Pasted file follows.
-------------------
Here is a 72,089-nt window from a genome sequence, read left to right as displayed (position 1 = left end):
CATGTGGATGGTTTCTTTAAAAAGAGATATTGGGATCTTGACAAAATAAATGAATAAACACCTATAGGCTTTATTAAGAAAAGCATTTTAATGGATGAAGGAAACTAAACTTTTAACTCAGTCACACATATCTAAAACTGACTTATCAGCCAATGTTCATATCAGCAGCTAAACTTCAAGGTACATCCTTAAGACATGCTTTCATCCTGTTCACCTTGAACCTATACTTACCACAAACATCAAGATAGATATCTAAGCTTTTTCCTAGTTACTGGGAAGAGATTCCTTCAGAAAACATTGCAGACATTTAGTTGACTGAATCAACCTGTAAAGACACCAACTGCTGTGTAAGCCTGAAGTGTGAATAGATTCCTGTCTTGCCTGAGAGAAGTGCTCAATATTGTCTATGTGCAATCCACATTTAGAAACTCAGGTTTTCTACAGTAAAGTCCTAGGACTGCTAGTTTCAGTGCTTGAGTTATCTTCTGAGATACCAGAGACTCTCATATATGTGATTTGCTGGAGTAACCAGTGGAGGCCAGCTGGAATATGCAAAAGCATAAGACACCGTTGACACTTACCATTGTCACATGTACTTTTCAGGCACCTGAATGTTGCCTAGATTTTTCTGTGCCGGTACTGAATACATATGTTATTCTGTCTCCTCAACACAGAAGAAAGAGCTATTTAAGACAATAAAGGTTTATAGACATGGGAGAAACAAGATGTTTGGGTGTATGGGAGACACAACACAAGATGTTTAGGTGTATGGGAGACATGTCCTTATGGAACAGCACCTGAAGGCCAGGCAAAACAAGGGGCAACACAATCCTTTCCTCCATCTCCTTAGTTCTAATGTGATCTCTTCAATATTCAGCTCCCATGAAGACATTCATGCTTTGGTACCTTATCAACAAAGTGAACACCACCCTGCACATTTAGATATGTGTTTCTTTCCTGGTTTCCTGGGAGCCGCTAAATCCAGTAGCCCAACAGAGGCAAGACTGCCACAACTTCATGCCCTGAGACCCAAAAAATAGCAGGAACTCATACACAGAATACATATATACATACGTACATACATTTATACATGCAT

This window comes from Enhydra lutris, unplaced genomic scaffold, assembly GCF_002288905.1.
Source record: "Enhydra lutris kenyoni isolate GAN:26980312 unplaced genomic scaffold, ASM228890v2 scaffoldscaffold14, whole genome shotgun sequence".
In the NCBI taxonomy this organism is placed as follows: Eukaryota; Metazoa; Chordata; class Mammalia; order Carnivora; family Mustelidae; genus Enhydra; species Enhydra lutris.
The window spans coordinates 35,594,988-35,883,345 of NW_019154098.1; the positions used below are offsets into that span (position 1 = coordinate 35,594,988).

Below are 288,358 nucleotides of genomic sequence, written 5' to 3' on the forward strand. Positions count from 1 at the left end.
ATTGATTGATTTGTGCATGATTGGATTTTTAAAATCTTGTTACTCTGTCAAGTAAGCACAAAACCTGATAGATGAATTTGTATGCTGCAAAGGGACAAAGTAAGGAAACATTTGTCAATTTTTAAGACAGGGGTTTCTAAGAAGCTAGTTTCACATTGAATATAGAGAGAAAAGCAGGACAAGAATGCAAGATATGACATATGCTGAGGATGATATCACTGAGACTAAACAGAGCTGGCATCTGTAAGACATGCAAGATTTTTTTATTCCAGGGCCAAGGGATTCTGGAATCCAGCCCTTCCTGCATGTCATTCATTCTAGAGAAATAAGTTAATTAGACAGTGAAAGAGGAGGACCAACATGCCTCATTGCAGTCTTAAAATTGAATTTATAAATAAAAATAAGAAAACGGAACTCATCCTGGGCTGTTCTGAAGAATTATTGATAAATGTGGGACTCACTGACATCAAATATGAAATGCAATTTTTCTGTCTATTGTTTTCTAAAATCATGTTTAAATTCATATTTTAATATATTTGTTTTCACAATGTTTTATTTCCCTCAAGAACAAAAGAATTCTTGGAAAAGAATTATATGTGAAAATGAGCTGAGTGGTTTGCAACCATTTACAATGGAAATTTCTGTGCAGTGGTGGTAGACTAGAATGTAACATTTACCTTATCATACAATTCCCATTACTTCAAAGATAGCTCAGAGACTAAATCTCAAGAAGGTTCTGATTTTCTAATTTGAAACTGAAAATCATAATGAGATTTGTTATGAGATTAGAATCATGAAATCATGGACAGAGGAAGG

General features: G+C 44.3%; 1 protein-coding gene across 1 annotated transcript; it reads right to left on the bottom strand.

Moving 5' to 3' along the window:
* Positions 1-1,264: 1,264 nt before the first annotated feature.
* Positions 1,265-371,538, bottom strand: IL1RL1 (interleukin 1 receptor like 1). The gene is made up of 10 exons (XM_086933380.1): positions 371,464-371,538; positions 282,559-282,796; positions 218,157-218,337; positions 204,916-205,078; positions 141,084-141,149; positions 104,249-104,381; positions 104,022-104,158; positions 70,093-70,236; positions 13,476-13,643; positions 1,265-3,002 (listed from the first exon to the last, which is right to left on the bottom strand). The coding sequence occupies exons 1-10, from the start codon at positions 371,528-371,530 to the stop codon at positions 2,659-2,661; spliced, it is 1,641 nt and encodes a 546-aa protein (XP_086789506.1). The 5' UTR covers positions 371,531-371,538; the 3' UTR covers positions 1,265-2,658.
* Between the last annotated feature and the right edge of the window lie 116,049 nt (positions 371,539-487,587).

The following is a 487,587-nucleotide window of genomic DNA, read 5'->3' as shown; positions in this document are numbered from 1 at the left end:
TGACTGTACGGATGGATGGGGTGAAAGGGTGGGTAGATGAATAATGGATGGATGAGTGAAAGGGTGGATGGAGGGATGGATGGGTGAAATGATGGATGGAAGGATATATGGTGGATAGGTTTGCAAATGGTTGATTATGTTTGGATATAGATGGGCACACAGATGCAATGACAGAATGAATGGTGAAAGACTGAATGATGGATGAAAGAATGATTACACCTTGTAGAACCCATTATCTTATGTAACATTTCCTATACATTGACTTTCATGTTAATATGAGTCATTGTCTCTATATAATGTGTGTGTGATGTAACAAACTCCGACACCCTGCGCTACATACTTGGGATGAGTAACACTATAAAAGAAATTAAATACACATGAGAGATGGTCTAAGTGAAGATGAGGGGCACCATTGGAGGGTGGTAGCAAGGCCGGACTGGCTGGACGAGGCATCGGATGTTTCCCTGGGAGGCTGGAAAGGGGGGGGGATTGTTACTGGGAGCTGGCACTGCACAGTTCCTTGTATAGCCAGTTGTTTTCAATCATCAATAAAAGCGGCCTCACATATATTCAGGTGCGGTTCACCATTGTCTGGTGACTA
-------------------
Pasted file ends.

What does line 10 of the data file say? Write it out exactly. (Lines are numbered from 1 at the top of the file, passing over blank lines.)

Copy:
Moving 5' to 3' along the window: